Beaumont Hospital

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New Clinic Cuts Waiting Time for Eye Patients

Friday March 11, 2011

Coinciding with this year's World Glaucoma Week, the Ophthalmic Department at Beaumont Hospital has launched an innovative nurse-led glaucoma clinic designed to shorten waiting times and speed up diagnosis.

Based on an approach currently proving successful in the UK, the new Irish clinic involves a Clinical Nurse Specialist reviewing stable glaucoma patients and glaucoma suspects under specific clinical guidelines. While nurse-led, the clinic is fully supported by senior opthalmic clinicians and is believed to be the first "combined shared" clinic of this type in an Irish hospital. This clinic, which is subject to ongoing audit, has been made possible by the funding of the Clinical Nurse Specialist post by pharmaceutical company MSD.

There are some 9 million glaucoma patients in Europe and In Ireland one in 10 people over 50 and one in 200 under 50 are at risk of developing the disease, which has no obvious early symptoms. Glaucoma is the second commonest cause of blind registration in Ireland. Patients with glaucoma related pathologies account for about a quarter of all attendances at eye clinics.

Beaumont's Ophthalmic Department sees over 7,000 patients at its outpatient clinics each year. While this number has increased steadily over recent years, most recently capacity constraints and the growing demands of an ageing population have resulted in increasing delays for new patients. Improved levels of detection are also contributing to the increase in demand.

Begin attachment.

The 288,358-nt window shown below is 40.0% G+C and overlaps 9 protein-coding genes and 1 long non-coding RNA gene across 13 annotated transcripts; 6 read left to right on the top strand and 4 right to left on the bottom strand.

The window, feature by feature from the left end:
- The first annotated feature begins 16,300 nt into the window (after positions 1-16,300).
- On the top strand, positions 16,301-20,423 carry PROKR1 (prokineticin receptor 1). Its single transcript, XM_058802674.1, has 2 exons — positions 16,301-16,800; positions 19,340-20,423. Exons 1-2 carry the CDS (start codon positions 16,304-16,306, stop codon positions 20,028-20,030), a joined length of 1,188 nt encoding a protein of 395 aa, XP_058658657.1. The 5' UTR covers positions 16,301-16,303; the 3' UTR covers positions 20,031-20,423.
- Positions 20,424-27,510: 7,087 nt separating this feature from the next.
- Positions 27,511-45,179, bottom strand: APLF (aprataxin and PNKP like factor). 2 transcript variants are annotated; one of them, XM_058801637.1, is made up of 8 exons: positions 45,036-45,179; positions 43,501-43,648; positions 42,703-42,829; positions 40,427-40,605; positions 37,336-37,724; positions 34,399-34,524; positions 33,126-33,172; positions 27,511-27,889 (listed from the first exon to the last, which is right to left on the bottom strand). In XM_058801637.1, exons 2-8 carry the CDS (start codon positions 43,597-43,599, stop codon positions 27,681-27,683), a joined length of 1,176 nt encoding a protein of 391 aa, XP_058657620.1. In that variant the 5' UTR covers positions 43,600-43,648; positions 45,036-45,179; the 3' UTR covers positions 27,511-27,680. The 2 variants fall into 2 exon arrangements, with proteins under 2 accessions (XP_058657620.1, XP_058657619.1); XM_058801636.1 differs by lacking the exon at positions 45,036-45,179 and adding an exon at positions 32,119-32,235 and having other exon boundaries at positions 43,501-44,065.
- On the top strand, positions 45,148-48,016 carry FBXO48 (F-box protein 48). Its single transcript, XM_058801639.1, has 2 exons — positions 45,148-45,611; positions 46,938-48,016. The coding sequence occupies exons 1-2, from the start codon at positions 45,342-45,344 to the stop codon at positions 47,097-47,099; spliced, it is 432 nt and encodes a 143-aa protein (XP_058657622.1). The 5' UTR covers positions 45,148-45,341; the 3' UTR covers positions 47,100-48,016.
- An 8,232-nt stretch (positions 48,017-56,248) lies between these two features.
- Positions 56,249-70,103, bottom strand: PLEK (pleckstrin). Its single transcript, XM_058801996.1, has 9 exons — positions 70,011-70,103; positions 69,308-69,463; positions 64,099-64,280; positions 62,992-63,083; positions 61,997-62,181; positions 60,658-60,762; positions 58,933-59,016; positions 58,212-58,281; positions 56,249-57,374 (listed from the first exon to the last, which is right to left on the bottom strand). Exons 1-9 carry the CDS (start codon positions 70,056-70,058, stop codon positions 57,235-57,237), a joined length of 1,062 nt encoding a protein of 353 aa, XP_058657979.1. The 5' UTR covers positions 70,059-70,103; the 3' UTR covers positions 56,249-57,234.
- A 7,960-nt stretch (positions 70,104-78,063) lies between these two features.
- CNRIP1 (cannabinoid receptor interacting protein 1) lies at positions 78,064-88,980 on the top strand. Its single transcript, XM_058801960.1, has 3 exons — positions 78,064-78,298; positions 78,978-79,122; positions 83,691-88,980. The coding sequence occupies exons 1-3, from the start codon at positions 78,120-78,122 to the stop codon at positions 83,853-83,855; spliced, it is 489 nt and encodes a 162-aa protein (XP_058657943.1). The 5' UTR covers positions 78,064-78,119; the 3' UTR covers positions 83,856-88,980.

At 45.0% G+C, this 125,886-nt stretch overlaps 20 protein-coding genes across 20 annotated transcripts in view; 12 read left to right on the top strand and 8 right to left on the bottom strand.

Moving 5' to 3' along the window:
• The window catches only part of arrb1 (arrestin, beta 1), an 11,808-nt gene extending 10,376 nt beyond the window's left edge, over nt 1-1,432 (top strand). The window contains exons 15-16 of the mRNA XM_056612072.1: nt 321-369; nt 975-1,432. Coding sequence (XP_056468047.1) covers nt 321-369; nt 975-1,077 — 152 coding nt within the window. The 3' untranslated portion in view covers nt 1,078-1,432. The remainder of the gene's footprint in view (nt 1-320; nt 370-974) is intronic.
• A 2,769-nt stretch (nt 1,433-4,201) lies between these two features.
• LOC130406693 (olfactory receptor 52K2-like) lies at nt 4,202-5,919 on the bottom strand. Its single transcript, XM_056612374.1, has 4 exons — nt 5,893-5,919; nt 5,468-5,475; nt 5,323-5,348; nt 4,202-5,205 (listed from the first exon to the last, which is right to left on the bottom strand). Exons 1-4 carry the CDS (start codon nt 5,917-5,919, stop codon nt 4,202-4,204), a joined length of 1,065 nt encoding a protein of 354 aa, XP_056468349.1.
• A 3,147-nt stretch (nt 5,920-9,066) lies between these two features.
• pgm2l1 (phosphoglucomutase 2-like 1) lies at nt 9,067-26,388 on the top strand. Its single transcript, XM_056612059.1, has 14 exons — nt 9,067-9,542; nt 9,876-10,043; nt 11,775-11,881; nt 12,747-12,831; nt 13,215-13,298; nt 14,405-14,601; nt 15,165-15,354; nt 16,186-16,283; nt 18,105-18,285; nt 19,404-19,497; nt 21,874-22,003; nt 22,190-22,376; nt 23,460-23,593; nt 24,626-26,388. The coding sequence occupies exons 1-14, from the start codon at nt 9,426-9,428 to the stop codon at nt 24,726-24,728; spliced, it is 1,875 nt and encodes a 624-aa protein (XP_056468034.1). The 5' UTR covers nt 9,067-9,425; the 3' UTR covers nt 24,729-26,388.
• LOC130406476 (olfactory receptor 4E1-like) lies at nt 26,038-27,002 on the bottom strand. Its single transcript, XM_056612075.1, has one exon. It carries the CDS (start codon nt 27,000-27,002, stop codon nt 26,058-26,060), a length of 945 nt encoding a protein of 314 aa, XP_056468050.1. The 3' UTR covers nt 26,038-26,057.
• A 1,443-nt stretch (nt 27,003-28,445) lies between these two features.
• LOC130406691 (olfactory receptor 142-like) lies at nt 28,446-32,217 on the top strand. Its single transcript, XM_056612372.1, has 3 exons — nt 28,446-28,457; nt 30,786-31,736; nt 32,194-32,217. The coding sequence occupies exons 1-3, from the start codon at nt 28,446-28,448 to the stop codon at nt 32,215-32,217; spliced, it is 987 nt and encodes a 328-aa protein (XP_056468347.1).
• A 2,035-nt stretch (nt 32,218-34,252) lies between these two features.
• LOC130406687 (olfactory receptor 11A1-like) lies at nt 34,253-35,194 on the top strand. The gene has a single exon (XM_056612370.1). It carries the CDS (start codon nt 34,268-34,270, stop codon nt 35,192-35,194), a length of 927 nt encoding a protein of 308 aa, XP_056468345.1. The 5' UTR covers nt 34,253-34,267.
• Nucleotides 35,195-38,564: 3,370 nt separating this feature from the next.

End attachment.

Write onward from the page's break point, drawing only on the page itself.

Consultant Opthalmologist Mr Tim Fulcher says that the new shared clinic is already having a positive effect on this situation. He expects that over coming months it will remove a significant number of patients from the general eye clinics, thereby shortening waiting times for all new patients, especially glaucoma suspects.

Once glaucoma has been diagnosed a patient will require life-long care thereafter. The good news, however, is that earlier diagnosis and the much improved treatments developed over recent years mean a reduction in the proportion of patients who will go on to suffer sight loss.

World Glaucoma Week runs from March 6th to 12th and aims to raise awareness of this leading cause of blindness. Glaucoma refers to a group of diseases which affect the eye's ability to maintin its normal internal pressure. This can damage peripheral vision and, if untreated, cause total blindness.

Glaucoma Clinic

Gathered to mark the opening of the clinic were (from left): Liam Duffy, Beaumont Hospital CEO;
Tim Fulcher, Consultant Opthalmologist and Clinical Nurse Specialists Helen Hobbs and Aishling McCourt (seated).